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Tessian Spotlight: Kevin Delange, Chief Information Security Officer at International Game Technology

  • 05 April 2019

Tessian’s mission is to secure the human layer by empowering people to do their best work, without security getting in their way.

Kevin has an extensive background in information security, systems architecture and communications. As Chief Information Security Officer at International Game Technology, he holds global responsibility for information security as well as governance, compliance and threat intelligence.

What are the greatest challenges you have overcome since you became CISO?

Most of the challenges you tend to face as CISO are people challenges like understanding how different areas work and what their state of security is. This is critical, but can be difficult especially when you are trying to integrate all the different operations into a single security unit.

What are specific tactics you use to engage the board?

The two main functions of my job are to communicate updates to the board and keep a finger on the pulse of the business. This means that I need to translate tech speak into business speak for the board, because if I can’t communicate it well, then nobody will listen. Therefore, the art of presentation is key and you should avoid communicating anything too technical. Ultimately, when speaking to the CISO, the board is interested in understanding our risk profile. If the profile is acceptable and you can communicate that clearly, they will be happy.

What are the most important KPIs or security indicators that gaming companies should care about?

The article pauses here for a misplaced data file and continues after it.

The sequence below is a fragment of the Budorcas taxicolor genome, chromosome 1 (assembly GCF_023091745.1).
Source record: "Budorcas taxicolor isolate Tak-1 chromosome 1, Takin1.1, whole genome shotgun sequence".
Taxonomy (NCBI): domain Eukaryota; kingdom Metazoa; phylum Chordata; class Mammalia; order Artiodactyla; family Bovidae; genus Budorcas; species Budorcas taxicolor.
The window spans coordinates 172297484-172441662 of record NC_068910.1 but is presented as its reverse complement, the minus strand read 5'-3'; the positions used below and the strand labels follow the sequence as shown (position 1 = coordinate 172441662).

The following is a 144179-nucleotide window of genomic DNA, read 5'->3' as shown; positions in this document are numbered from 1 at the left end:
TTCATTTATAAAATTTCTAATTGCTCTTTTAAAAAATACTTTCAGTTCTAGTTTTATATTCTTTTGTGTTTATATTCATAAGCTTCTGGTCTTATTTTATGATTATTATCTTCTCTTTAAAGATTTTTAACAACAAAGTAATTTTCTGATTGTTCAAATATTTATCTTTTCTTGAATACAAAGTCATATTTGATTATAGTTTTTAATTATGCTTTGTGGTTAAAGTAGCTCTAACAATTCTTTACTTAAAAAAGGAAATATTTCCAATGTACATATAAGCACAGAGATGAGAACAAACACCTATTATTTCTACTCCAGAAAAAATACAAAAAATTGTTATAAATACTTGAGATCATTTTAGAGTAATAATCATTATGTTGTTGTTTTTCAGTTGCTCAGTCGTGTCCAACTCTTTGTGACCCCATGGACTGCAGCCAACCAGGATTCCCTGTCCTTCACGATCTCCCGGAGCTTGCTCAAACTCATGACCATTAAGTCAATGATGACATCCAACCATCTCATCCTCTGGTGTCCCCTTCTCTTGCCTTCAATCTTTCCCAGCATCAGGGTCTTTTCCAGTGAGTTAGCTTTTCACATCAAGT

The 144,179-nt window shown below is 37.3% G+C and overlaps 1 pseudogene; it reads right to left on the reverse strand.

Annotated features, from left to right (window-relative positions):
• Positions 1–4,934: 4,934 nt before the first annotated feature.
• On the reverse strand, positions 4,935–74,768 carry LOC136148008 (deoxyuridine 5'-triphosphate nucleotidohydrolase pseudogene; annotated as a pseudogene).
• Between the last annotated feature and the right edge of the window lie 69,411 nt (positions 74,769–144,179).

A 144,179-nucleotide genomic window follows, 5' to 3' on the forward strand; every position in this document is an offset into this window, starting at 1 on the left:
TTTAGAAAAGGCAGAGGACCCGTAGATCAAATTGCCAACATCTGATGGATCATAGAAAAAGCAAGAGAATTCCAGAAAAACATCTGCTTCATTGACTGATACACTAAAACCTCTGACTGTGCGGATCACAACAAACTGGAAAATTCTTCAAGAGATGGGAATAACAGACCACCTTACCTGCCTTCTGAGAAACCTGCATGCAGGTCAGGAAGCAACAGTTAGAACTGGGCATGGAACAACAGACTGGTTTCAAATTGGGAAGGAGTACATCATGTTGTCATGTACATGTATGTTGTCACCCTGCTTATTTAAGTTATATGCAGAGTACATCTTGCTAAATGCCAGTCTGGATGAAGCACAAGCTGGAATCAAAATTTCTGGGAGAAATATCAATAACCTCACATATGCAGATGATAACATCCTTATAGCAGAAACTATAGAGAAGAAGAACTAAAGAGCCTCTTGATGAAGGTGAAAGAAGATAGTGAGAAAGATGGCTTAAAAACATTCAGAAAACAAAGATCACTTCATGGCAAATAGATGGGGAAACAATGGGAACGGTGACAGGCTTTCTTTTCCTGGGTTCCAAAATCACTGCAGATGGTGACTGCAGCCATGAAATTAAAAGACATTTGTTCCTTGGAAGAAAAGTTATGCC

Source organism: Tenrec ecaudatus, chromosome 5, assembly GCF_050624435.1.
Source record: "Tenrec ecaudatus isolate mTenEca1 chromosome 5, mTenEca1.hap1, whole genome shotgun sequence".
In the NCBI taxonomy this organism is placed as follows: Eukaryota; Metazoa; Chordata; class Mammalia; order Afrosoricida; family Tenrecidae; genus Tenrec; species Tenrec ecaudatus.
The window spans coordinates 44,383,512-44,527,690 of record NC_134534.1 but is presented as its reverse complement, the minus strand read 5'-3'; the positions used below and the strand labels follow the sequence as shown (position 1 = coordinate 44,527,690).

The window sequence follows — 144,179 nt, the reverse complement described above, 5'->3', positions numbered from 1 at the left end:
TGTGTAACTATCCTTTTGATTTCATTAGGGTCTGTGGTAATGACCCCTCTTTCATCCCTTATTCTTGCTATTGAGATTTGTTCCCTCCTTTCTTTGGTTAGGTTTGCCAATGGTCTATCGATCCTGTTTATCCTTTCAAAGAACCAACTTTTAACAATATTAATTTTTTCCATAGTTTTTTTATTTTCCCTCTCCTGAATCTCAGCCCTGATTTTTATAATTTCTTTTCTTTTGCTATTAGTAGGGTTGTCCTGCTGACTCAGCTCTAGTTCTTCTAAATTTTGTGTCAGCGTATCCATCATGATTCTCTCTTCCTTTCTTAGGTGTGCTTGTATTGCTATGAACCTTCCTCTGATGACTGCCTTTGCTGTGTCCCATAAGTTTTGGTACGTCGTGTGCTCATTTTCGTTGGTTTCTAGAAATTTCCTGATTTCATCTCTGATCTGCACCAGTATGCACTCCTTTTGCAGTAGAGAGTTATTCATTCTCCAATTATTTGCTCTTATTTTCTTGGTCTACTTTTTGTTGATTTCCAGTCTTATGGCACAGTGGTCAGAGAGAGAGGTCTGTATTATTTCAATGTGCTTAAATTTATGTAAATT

From a high level, the two most important security aspects that every company should care about — not just gaming companies — are knowing what your attack surface is (i.e., the different attack points) and what your defences are. Based on those two, you can then determine what your KPIs should be. Other than that, understanding how well you are implementing governance, risk and compliance requirements and meeting your regulatory obligations should be on every company’s mind. You need to make sure you are operating in line with the regulatory requirements. If you are compliant and you understand what your attack profile and defences are, you can solve a huge portion of what the board is concerned about.

What needs to change about how most organizations are handling their information security?

Companies should accept that it is just a matter of time before something happens, and they need to be prepared for attacks to get through their defences. I’ve been exposed to a lot of organizations that focus entirely on preventing attacks and do not have a plan for dealing with successful attacks. It is important to be prepared for every scenario, and this is not something that many companies are doing. The key is understanding that technology is ultimately a means to achieving an acceptable risk profile.

What are the greatest information security threats to the gaming industry and how would you address these?

The biggest threat is phishing, and this is not unique to the gaming industry. Being able to deal with phishing attacks and reacting to successful ones should be at the top of everyone’s mind. Phishing attacks are basically 90% of the way people are attacking you; all other attack vectors are significantly smaller. Many threats can be dealt with quite well, but addressing the social engineering aspect that makes phishing attacks hyper-targeted is extremely difficult.

What do you read/listen to stay on top of advancements in information security?

Information security is all about being up-to-date. The joke used to be that technology changes in dog years; now it’s more in the mayfly territory, where every single day something new comes up. I take advantage of any article that highlights new possible attack vectors, or helps me understand how I could deal with these attacks. If you don’t know what you are dealing with, then you will simply not be able to deal with it. Another option is to go to tradeshows or networking events that involve a lot of knowledge sharing.